For Good Measure: Nameless Dread
Dan Geer and Paul Vixie
What’s in a name? That which we call a rose
By any other word would smell as sweet;
Romeo and Juliet, Act 2, Scene 2
Each generation of global commerce and culture has to decide for itself what the Internet “means” to them. Some of that meaning will depend on how large the Internet is at that time. Delightfully, the unit of measure of that largeness will also change with every era.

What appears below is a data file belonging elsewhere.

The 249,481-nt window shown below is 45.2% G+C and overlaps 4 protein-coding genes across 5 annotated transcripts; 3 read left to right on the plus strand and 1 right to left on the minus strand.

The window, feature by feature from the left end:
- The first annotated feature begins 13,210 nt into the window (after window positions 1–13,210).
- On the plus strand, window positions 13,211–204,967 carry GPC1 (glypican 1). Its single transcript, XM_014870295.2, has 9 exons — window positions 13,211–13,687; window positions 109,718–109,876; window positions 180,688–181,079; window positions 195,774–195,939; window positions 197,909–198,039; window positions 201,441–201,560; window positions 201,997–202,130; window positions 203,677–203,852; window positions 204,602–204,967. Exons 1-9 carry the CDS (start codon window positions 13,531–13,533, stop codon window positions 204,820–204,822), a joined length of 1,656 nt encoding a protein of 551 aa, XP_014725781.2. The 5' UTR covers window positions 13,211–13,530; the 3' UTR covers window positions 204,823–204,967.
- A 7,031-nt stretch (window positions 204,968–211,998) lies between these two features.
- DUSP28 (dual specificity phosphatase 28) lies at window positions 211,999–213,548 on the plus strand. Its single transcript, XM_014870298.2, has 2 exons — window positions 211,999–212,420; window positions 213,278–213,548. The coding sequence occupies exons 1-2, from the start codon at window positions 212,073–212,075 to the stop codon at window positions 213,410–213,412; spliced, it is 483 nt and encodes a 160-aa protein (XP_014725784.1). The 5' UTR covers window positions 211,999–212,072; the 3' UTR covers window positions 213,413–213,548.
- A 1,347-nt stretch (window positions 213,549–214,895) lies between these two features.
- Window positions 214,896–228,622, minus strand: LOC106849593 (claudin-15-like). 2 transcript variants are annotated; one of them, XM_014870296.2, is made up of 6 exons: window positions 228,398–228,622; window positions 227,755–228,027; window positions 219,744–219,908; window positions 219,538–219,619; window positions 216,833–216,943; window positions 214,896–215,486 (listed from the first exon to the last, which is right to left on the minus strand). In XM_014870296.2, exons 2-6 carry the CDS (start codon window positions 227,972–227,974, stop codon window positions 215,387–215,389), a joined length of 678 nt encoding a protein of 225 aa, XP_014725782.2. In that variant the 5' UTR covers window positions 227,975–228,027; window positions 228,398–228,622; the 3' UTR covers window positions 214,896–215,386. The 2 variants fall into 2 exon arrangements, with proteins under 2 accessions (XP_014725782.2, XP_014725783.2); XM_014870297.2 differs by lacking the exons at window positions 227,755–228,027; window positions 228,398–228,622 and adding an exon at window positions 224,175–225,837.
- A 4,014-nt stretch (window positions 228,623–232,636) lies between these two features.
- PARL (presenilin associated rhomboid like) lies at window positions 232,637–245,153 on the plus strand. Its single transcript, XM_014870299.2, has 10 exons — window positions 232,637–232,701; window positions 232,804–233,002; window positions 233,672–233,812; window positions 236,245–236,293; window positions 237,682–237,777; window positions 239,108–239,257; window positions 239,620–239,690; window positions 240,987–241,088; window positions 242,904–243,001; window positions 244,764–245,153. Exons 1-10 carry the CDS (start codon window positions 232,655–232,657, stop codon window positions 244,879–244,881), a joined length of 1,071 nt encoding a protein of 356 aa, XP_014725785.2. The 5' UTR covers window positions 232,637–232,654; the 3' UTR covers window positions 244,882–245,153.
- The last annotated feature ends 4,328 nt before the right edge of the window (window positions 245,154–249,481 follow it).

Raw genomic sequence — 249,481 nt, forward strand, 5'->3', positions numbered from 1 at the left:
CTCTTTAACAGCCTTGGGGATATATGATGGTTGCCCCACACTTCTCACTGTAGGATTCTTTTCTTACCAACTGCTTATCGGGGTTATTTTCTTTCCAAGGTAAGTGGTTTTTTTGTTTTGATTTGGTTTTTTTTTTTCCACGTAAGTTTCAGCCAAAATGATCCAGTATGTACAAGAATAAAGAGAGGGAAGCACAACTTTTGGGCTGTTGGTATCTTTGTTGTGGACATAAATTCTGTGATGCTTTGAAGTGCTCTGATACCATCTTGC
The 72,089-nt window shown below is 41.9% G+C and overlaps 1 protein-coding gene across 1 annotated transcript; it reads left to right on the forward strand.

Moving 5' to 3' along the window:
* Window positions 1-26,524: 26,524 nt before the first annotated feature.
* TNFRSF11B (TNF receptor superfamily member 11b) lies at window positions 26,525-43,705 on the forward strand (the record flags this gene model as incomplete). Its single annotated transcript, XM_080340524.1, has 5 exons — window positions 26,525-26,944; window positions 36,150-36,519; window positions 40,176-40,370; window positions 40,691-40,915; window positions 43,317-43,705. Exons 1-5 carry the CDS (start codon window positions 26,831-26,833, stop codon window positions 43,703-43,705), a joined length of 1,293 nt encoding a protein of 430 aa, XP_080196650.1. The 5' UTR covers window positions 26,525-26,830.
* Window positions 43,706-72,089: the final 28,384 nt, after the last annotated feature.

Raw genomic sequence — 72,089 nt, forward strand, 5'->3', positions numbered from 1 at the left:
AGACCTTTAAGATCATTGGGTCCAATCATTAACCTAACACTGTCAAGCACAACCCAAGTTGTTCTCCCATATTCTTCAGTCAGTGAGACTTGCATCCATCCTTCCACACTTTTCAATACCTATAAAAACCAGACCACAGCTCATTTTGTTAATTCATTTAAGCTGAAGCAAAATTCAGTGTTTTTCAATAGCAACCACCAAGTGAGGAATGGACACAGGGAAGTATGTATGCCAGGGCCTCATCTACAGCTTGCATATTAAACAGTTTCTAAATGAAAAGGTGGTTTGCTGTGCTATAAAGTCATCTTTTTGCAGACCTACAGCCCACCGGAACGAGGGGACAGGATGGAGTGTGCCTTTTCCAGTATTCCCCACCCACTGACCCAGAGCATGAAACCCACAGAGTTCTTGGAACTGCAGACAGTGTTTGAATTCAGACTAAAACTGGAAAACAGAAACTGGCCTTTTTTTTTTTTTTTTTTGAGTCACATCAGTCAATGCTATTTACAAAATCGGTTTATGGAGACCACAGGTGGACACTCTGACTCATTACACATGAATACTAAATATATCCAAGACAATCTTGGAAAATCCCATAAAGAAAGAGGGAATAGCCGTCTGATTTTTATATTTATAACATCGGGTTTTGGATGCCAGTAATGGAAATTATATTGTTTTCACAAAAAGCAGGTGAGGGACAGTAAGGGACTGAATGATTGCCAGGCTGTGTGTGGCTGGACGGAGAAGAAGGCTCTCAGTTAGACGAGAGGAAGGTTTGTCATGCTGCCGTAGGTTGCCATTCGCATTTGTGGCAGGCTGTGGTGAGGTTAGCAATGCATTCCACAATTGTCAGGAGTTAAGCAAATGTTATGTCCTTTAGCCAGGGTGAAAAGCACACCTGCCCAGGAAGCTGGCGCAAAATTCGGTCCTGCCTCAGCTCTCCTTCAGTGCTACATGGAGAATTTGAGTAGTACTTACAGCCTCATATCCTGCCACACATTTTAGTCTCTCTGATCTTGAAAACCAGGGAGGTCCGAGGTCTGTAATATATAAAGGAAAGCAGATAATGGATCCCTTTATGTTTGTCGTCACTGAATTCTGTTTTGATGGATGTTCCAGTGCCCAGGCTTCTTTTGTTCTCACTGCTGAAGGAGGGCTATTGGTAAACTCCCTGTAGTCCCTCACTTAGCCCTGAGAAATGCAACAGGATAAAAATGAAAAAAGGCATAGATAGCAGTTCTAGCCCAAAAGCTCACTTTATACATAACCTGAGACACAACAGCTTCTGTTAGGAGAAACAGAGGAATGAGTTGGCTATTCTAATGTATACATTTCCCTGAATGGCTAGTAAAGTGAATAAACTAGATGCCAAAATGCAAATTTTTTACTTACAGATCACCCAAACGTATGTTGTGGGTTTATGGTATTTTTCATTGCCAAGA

There was a time when to be “on the Internet” meant that your host’s name was published in a central registry called HOSTS.TXT—and then the wheels came off. The original text-only terminals were replaced by graphical workstations, later by personal computers, then by virtual servers, followed by smartphones, and, eventually, smart devices. But whereas the timeshared minicomputers that once serviced text-only terminals had names, the workstations and personal computers that came later were given names mostly out of habit: we wanted to know where connections to our time-shared computers and servers were coming from, but we would rarely have any reason to try to connect back to those origins